6 posted on 06/06/2007 9:54:13 PM PDT by vpintheak (Like a muddied spring or a polluted well is a righteous man who gives way to the wicked. Prov. 25:26)
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To: DaveLoneRanger

Ping

Found this rather interesting.


7 posted on 06/06/2007 9:55:11 PM PDT by uptoolate (If it sounds absurd, 51% chance it was sarcasm.)
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To: El Cid
"...almost as if there was a catastrophic flood...or something..."

It was the Chicxulub Impact 65 million years ago.

8 posted on 06/06/2007 9:58:08 PM PDT by blam
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To: blam
BTW, do you know of any dinosaur fossils at exactly the same level as the K-T iridium clay layer?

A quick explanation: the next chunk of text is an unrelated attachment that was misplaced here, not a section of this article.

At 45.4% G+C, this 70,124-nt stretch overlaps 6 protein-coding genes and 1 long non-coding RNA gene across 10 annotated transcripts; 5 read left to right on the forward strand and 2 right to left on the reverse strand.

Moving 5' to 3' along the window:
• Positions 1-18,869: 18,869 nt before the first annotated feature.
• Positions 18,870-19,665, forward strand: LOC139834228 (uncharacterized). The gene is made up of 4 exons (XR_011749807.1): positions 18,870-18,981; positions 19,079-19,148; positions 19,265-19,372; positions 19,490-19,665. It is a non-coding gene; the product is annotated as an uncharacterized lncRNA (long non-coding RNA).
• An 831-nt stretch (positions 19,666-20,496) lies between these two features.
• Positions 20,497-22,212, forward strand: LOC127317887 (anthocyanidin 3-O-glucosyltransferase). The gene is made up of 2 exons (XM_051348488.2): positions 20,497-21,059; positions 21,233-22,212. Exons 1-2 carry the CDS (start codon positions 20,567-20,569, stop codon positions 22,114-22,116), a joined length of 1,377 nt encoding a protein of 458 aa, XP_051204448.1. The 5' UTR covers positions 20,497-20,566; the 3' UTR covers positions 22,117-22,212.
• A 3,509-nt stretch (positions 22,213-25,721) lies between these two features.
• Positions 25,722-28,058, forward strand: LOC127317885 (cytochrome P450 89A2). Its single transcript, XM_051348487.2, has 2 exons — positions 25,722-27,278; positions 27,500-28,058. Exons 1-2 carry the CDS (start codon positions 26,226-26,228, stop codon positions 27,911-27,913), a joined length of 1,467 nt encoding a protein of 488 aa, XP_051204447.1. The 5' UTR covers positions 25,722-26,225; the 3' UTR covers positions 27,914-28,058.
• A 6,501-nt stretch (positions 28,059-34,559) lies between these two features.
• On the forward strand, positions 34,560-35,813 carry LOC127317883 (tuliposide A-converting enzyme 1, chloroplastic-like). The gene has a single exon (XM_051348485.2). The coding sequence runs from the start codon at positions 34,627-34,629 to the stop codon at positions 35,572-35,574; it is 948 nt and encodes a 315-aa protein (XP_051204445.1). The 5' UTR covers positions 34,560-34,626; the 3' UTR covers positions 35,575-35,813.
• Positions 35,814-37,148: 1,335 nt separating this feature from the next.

9 posted on 06/06/2007 10:02:45 PM PDT by null and void ("Wherever liberty has sprouted around the world, we find American blood at its roots.")
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To: my_pointy_head_is_sharp
Nature is cruel? Duh.

And dooooo-gooders would rather let deer die of starvation and disease due to overpopulating their range, rather than let hunters cull the herd.

Ever see that video of the killer whale tossing the seal up in the air, like a cat playing with a mouse?

Never mind this. It's ok if Nature is far more cruel than humans. Nature, Good. Humans, BAD.

10 posted on 06/06/2007 10:03:14 PM PDT by FlyVet
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Comment #11 Removed by Moderator